RESIDENTIAL DISLOCATION: COSTS AND CONSEQUENCES

This study investigated methods for predicting the dislocation consequences of alternative highway route and design proposals. It also assessed existing compensation practices in light of significant consequences. Data for these purposes were primarily derived from two household surveys before and after relocation. Interviews were conducted at six sites that represented a variety of project characteristics and geographic regions. The study found that specific dislocation consequences of alternative route and design proposals cannot be accurately predicted using data concerning the characteristics of the displaced households, the communities, or the projects. Compensation practices and relocation procedures have more effect on the nature and extent of changes incurred by those relocated than do demographic or geographic characteristics. Thus, current compensation practices, do not discriminate for or against any particular population subgroup. However, the elderly are more likely to be in a worse position after the move than others due to essentially noncompensable factors rather than compensation practices. Therefore, planning procedures to avoid disrupting large concentrations of the elderly are required. The study concluded that, although the relocation process works well for many persons, certain improvements are still required. (Author)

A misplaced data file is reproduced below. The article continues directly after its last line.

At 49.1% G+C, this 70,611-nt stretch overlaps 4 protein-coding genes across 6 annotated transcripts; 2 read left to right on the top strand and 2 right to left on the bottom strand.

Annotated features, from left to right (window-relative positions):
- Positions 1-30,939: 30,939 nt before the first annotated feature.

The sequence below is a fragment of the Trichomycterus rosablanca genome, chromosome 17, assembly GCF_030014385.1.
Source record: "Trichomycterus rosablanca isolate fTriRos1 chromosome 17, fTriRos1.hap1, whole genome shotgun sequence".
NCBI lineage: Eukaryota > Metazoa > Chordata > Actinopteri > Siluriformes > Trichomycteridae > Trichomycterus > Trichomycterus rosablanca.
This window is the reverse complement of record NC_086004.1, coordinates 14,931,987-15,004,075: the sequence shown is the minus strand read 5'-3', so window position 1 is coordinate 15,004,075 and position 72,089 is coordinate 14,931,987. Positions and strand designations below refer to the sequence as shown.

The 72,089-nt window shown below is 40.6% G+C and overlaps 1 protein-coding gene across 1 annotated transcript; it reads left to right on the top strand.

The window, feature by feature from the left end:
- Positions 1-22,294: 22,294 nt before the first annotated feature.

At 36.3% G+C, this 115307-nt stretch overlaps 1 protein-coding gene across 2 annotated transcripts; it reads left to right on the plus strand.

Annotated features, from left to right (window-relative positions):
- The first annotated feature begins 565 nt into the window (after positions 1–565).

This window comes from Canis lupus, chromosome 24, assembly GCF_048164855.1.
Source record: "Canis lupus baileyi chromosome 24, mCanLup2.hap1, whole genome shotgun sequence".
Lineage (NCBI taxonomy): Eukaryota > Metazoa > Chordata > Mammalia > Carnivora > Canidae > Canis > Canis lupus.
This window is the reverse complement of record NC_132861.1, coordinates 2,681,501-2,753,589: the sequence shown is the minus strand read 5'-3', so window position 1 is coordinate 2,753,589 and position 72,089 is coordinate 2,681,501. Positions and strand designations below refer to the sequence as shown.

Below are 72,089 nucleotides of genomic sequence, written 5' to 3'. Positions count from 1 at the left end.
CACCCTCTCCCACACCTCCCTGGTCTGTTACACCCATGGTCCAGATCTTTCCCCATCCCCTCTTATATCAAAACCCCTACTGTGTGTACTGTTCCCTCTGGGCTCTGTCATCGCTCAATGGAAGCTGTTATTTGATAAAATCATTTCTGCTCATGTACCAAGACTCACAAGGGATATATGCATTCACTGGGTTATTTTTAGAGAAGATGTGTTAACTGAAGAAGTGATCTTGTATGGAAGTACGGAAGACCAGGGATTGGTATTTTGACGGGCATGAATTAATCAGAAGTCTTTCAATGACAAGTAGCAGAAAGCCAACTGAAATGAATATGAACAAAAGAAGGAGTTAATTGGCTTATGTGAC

Media Info

  • Media Type: Print
  • Features: References; Tables;
  • Pagination: pp 20-28
  • Monograph Title: Local and regional development and transportation needs
  • Serial:

Subject/Index Terms

Filing Info

  • Accession Number: 00302415
  • Record Type: Publication
  • ISBN: 0309029635
  • Files: TRIS, TRB
  • Created Date: Jan 30 1980 12:00AM